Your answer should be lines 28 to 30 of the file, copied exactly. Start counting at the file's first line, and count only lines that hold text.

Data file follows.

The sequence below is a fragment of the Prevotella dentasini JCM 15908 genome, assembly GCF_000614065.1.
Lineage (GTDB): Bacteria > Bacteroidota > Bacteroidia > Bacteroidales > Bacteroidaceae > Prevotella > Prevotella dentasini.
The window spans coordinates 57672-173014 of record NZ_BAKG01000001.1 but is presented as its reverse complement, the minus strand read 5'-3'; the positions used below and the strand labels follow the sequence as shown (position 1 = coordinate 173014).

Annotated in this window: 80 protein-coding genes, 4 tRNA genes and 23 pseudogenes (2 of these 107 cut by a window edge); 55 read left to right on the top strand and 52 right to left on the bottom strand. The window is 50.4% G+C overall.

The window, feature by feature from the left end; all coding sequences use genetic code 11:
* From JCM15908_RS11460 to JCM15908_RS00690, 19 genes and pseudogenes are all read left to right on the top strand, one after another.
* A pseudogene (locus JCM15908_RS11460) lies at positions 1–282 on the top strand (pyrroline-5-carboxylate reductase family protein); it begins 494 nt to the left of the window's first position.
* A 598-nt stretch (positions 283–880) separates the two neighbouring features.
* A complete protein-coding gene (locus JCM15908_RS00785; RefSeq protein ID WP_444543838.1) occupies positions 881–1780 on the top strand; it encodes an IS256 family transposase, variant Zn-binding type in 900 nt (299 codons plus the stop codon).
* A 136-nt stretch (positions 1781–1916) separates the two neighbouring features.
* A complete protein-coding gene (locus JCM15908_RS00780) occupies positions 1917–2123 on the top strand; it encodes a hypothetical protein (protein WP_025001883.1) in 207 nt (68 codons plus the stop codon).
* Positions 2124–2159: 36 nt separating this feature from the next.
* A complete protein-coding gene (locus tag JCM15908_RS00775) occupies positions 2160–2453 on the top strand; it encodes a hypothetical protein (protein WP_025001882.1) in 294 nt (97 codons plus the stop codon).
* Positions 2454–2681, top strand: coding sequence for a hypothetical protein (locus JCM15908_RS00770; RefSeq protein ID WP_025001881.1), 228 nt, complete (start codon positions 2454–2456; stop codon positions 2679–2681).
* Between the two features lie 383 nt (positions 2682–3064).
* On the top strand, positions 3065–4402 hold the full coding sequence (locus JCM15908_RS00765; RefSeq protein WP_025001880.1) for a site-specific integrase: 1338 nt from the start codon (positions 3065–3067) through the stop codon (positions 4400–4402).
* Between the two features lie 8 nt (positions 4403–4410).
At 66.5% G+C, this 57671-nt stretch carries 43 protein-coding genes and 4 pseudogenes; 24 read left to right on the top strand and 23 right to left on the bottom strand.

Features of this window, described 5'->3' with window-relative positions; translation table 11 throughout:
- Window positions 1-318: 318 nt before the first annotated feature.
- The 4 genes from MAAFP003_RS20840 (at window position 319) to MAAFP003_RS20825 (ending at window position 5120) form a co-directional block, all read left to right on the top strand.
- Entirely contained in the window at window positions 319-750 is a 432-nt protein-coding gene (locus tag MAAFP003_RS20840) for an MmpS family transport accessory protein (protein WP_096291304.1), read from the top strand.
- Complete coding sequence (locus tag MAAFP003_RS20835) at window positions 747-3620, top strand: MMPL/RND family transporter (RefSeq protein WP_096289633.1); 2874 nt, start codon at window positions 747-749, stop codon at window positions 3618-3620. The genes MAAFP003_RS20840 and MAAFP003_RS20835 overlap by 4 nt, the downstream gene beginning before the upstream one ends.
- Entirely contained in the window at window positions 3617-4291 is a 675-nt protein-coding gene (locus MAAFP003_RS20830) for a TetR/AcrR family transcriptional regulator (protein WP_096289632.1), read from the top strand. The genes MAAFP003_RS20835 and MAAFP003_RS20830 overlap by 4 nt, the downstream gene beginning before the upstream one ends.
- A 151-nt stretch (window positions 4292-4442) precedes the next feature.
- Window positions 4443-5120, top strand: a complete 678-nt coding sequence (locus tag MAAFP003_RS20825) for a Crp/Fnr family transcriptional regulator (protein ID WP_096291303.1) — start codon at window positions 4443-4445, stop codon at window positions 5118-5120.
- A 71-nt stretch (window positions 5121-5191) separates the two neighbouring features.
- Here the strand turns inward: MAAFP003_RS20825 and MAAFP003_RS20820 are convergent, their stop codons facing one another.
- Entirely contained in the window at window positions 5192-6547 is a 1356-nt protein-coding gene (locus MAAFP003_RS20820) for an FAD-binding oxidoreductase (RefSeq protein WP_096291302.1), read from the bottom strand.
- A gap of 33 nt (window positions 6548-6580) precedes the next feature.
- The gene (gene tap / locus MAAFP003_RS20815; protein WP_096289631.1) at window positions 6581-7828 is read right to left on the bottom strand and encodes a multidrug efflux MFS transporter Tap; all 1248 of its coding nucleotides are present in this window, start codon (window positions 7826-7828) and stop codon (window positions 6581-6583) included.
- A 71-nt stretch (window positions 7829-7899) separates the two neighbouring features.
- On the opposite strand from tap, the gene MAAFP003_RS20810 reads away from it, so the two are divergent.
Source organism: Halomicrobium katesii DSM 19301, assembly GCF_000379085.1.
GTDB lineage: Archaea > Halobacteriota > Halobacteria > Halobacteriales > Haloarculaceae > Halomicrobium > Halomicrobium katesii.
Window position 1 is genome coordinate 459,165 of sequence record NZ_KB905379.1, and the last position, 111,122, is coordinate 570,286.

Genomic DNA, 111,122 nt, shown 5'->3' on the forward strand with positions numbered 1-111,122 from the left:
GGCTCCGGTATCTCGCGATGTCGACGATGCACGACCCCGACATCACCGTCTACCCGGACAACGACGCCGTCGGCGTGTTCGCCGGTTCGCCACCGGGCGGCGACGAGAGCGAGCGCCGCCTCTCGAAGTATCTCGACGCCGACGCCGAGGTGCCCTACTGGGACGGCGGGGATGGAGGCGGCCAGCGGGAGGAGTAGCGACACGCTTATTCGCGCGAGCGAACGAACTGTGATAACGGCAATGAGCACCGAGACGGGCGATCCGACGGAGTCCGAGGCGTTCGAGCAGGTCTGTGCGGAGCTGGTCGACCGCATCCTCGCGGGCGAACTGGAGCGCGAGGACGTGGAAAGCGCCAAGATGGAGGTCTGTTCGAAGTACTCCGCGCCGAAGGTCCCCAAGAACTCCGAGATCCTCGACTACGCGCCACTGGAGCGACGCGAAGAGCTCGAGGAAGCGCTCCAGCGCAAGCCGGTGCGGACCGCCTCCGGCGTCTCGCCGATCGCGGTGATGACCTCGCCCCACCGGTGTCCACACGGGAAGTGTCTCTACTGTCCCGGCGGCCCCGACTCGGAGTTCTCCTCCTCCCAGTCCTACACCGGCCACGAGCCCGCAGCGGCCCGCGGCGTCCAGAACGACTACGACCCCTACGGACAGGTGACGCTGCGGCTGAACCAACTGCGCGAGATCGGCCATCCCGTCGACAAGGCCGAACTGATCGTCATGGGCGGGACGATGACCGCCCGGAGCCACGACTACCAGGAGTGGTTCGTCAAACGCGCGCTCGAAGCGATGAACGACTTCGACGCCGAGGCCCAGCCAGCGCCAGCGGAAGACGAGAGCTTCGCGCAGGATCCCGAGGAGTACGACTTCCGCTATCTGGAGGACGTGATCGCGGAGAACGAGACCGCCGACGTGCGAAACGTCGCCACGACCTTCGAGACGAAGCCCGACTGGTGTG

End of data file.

- Here the strand turns inward: MAAFP003_RS20825 and MAAFP003_RS20820 are convergent, their stop codons facing one another.
- Entirely contained in the window at window positions 5192-6547 is a 1356-nt protein-coding gene (locus MAAFP003_RS20820) for an FAD-binding oxidoreductase (RefSeq protein WP_096291302.1), read from the bottom strand.
- A gap of 33 nt (window positions 6548-6580) precedes the next feature.